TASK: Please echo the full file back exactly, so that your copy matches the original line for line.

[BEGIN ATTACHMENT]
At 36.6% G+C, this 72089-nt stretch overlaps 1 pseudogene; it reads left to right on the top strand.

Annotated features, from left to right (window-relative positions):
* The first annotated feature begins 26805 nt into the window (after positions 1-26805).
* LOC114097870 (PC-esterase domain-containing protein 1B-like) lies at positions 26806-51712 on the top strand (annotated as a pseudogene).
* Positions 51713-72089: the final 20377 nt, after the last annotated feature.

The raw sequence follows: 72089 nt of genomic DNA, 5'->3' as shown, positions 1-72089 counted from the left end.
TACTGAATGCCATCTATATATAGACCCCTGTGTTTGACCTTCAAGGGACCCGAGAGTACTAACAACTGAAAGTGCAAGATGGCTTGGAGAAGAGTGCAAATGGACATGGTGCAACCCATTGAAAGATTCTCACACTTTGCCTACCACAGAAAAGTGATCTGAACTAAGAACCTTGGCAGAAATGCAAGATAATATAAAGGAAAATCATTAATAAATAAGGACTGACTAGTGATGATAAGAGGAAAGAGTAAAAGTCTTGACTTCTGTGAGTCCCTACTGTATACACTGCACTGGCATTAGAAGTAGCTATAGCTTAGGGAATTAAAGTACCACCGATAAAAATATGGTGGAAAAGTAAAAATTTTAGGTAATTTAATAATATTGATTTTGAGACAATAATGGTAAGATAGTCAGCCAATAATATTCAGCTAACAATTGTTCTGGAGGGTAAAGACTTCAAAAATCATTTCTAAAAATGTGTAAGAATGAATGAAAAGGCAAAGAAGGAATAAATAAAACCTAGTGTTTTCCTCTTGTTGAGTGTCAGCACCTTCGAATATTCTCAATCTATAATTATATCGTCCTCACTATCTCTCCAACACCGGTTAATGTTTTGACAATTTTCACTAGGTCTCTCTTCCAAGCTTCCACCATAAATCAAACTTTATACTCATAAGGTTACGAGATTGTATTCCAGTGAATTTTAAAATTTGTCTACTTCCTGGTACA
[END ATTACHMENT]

At 36.6% G+C, this 72089-nt stretch overlaps 1 pseudogene; it reads left to right on the top strand.

Annotated features, from left to right (window-relative positions):
* The first annotated feature begins 26805 nt into the window (after positions 1-26805).
* LOC114097870 (PC-esterase domain-containing protein 1B-like) lies at positions 26806-51712 on the top strand (annotated as a pseudogene).
* Positions 51713-72089: the final 20377 nt, after the last annotated feature.

The raw sequence follows: 72089 nt of genomic DNA, 5'->3' as shown, positions 1-72089 counted from the left end.
TACTGAATGCCATCTATATATAGACCCCTGTGTTTGACCTTCAAGGGACCCGAGAGTACTAACAACTGAAAGTGCAAGATGGCTTGGAGAAGAGTGCAAATGGACATGGTGCAACCCATTGAAAGATTCTCACACTTTGCCTACCACAGAAAAGTGATCTGAACTAAGAACCTTGGCAGAAATGCAAGATAATATAAAGGAAAATCATTAATAAATAAGGACTGACTAGTGATGATAAGAGGAAAGAGTAAAAGTCTTGACTTCTGTGAGTCCCTACTGTATACACTGCACTGGCATTAGAAGTAGCTATAGCTTAGGGAATTAAAGTACCACCGATAAAAATATGGTGGAAAAGTAAAAATTTTAGGTAATTTAATAATATTGATTTTGAGACAATAATGGTAAGATAGTCAGCCAATAATATTCAGCTAACAATTGTTCTGGAGGGTAAAGACTTCAAAAATCATTTCTAAAAATGTGTAAGAATGAATGAAAAGGCAAAGAAGGAATAAATAAAACCTAGTGTTTTCCTCTTGTTGAGTGTCAGCACCTTCGAATATTCTCAATCTATAATTATATCGTCCTCACTATCTCTCCAACACCGGTTAATGTTTTGACAATTTTCACTAGGTCTCTCTTCCAAGCTTCCACCATAAATCAAACTTTATACTCATAAGGTTACGAGATTGTATTCCAGTGAATTTTAAAATTTGTCTACTTCCTGGTACA